GMAT Critical reasoning application questions go one step further than Inference questions, asking you to apply what you have learned from the passage to a different or hypothetical situation. For these questions, it’s important to ignore the answer choices until you’ve effectively broken down the passage. Understand the author’s argument. Some application questions will focus on the author’s point of view. Just like you would for a critical reasoning passage, identify the author’s conclusion and the evidence provided. Put yourself in the author’s shoes and ask yourself questions. What is my argument? What would make my argument stronger? What might weaken it?
1) Focus on process
2) Pay attention to how a particular process is performed
For example, if the passage focuses on describing an experiment, you must clarify step-by-step how the experiment is carried out, before you can apply that same method to a different situation.
3) Go back through the passage and list the verbs on your scratch pad. This will help you to understand the steps of the process and not confuse the sequence.
Which of the following is most analogous to the change in the financial circumstances of the average middle-class American family from the 1970s to today, as described in the passage?
A A company has a 60% decrease in profits over a year, due to higher staffing costs.
B A company has a 60% decrease in profits over a year, but compensates for the losses by moving to a less-expensive office space.
C A company has a 40% increase in net income from sales over one year, but in the same period has a 90% increase in rent on its office space, leaving it with a lower profit than in the previous year.
D A company has a 60% increase in profits over one year, and chooses to reinvest that additional money by purchasing the office space it had previously rented.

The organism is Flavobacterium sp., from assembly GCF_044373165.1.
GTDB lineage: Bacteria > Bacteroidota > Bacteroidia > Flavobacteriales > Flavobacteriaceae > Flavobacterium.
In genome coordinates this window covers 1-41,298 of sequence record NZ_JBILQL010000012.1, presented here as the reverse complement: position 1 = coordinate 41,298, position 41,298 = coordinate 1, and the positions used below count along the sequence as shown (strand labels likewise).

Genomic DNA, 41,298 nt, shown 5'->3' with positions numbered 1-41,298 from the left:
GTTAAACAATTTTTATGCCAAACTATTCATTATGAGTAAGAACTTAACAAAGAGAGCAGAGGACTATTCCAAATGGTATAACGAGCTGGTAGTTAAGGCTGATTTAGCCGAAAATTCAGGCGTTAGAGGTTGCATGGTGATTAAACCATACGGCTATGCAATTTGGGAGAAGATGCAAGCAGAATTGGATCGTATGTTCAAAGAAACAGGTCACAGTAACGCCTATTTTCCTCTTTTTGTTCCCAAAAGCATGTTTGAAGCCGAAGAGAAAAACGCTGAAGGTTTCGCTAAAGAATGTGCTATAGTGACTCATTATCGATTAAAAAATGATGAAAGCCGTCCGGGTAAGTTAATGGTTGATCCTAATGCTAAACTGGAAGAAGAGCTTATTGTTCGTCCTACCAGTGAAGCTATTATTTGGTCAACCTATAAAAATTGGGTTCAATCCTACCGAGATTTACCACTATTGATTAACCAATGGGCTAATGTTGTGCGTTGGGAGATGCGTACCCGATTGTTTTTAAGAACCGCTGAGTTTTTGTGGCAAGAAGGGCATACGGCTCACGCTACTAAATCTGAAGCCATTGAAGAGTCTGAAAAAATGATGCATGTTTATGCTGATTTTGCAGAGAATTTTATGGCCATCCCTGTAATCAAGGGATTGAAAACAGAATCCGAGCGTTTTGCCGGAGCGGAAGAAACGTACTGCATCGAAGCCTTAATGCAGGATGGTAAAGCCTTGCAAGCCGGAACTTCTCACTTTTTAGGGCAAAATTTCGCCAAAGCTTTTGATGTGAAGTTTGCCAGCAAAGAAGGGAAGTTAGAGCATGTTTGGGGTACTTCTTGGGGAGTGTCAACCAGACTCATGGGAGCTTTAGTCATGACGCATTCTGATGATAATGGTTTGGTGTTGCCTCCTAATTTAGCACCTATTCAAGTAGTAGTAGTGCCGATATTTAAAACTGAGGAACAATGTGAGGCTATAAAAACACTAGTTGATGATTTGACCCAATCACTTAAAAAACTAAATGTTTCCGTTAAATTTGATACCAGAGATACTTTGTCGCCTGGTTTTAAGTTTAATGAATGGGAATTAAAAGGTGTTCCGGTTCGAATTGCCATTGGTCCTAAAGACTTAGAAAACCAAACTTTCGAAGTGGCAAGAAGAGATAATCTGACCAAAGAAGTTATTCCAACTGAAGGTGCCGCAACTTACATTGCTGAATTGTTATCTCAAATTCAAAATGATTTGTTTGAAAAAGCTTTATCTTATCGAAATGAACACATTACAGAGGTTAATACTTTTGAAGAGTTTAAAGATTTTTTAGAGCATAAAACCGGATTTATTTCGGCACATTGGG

E A company’s profits remain roughly the same from one year to the next, because although its net income from sales was lower than expected, the proceeds of a sale of real-estate assets were an unexpected boon.
We know this is an application question because of the phrase “most analogous.” Before we can make sense of the answer choices, we must go back to the passage and find the author’s perspective on this issue, and also the verbs that describe how family finances have changed from the 1970’s to today. Scanning back through the passage, we pull out a few key sentences that discuss a “change”:
“Skeptics of Warren’s theory point to the rise in household incomes since the 1970s, but this is in many ways an illusion.”
“…two wage earners means that their household income is about 75% higher than it would have been in the 1970s, but this is largely the result of the wife working outside the home, which also necessitates expenditures, like day care and a second car,..”
“Middle class financial anxiety isn’t the product of too many lattes and designer shoes; it is the result of increased costs for the cornerstones of modern life.”
Our notes on these key sentences might look something like this: